Yellowstone National Park: Mother of Woman Who Suffered Serious Thermal Burns Speaks on What Happened

by Madison Miller

Last week, a 19-year-old woman suffered severe second-degree and third-degree burns at Yellowstone National Park.

Now, Mary Neely-Boie is explaining how her daughter Leora ended up with those tragic burns at the famous national park. The mother and daughter are from Rhode Island and decided to hike in the area near Old Faithful geyser with some friends on Thursday. Leora had actually been working in housekeeping at Yellowstone National Park since August.

Woman Suffers Severe Burns at Yellowstone National Park

Neely-Boie told NBC 10 that Leora had gotten cold during the hike and wanted to return to the car. She made the trek back by herself.

“She took a wrong turn and her phone died. It was getting dark. She got lost,” Neely-Boi said. Her daughter was not at all prepared to trek through the area as it was slowly getting dark out. With no flashlight and no one else to help her, she accidentally wandered into one of the park’s hydrothermal areas.

That’s when everything took a really disastrous downhill path.

“When she stepped down, the ground beneath her cracked and she fell … Her hands got the worst of it. Somehow, she got up and started running. She didn’t know where she was going because it was pitch black,” the mother shared.

That area Leora fell into was filled with scalding water. She now has burns scattered across 5% of her body and is still actively recovering in the ICU. The Great Fountain Geyser is one of more than 10,000 hydrothermal areas in Yellowstone. There are other hot springs, geysers, mudpots, and fumaroles scattered all across the area.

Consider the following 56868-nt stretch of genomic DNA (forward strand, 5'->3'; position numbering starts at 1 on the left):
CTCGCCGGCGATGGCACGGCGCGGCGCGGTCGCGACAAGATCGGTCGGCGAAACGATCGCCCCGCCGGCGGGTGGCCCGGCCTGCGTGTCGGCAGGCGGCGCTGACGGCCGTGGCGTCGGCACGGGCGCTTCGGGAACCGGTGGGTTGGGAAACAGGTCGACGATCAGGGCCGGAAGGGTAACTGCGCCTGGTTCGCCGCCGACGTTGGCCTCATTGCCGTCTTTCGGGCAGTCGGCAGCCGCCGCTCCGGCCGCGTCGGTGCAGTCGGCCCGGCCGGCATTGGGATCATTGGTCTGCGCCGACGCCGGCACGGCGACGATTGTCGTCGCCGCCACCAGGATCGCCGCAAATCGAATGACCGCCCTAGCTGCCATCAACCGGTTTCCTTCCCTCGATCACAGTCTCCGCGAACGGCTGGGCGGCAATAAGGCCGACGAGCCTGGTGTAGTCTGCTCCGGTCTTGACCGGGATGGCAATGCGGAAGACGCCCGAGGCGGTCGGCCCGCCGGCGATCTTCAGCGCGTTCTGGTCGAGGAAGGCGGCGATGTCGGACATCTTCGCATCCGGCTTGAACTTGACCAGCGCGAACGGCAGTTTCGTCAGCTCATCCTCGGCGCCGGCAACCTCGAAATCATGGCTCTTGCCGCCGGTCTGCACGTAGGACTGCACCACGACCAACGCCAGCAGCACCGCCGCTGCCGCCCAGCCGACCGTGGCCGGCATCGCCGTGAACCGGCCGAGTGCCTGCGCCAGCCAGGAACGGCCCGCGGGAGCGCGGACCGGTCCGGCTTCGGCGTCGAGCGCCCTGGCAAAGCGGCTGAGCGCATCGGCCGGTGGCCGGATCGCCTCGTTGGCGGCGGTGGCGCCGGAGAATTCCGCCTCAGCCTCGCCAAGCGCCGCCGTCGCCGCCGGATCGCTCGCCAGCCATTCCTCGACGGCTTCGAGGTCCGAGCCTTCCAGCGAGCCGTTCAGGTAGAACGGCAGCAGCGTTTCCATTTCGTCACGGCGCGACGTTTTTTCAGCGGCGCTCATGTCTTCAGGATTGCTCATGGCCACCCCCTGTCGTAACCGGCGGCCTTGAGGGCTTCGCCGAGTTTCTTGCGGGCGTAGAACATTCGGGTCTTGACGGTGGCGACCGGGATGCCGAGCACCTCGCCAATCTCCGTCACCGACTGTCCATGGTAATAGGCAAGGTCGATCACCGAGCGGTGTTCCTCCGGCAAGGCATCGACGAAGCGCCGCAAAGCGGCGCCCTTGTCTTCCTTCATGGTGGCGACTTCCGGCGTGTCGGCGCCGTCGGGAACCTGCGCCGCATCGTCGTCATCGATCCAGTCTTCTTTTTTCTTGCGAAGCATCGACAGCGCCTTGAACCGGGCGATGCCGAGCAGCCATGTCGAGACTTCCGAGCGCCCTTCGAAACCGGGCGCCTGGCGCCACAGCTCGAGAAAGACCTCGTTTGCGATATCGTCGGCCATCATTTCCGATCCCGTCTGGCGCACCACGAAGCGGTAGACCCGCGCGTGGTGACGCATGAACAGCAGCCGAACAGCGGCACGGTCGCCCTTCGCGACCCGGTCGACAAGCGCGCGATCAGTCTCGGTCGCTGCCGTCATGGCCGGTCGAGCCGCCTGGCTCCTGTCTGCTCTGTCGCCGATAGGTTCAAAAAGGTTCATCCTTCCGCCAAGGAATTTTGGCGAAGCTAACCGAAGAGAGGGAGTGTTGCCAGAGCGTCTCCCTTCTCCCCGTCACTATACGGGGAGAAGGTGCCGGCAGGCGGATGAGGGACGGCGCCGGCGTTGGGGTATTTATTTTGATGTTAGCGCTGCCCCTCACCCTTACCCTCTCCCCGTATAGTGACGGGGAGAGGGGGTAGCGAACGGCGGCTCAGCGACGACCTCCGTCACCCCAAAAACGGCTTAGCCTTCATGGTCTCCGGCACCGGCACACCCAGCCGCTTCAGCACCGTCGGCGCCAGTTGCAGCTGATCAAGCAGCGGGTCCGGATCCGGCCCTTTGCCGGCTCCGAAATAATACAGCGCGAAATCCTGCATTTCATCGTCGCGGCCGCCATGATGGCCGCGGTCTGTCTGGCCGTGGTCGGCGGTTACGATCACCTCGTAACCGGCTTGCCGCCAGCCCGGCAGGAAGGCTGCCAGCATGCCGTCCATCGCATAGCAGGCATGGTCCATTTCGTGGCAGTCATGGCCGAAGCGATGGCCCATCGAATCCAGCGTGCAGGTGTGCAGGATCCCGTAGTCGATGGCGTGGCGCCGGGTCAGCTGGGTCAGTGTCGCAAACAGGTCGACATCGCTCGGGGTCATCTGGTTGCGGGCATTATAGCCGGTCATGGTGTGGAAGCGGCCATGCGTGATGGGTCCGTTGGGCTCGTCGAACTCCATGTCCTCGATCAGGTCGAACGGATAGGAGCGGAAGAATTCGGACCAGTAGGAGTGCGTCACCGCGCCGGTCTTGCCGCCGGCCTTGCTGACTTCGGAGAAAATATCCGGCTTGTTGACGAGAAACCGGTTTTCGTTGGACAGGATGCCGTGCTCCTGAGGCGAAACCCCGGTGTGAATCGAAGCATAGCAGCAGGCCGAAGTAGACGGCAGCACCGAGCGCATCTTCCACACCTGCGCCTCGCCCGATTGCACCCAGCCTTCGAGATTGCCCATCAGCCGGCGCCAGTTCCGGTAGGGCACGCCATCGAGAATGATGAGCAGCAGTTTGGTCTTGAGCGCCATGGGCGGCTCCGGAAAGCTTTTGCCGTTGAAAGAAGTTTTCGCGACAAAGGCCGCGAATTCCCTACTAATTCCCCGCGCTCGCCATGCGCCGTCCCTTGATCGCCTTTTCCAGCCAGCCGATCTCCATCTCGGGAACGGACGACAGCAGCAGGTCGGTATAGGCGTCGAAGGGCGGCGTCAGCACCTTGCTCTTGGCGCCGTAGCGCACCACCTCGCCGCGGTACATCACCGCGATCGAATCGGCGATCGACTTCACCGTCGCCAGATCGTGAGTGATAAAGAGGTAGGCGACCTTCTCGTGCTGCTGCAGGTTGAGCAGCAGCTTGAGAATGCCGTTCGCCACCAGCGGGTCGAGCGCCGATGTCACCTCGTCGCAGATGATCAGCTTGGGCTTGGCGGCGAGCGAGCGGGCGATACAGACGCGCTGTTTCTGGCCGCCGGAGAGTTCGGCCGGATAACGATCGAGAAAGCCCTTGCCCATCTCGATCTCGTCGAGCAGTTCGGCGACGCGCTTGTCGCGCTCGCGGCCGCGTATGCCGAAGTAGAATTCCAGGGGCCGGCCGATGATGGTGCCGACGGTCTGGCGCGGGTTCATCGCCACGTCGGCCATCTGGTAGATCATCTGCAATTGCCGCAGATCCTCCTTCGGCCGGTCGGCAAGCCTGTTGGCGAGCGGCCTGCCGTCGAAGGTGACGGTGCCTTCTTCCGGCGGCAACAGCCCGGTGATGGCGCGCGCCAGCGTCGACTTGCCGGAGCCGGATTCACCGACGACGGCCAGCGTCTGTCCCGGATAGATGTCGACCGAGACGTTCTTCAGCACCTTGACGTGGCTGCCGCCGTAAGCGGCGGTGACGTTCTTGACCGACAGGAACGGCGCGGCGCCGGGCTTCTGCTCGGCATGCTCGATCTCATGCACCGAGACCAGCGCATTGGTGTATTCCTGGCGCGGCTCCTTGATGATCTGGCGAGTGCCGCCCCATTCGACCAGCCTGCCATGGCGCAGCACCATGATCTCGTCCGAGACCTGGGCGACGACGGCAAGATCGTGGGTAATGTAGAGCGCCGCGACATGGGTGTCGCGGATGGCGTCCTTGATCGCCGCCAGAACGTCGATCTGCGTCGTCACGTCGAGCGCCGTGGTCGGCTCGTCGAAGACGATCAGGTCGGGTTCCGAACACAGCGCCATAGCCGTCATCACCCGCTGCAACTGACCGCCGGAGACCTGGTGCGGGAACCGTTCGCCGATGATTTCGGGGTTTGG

Recovery Process and Abundance of Hydrothermal Areas

Now, the young woman had serious burns and was left trying to get back on a path and around other people. She ended up stumbling upon a road. Luckily, the person that found her was a park ranger then called for an ambulance to help her. From there, she was carried via helicopter and taken into surgery.

The full extent of her injuries is unclear. The mother spoke to her daughter on the phone only briefly. NPS continues to investigate the situation and Leora continues to heal in the hospital. It is certainly going to be a long road to recovery.

Yellowstone is in bear territory and full of wildlife threats or other ways to die. However, the most abundant threat is the near-boiling hydrothermal waters all around. Some of these waters are clearly visible due to different surface features, but not all. The very fragile ground is hiding hot water right below the surface.

It is essential at Yellowstone to stay in the designated trails for this exact reason.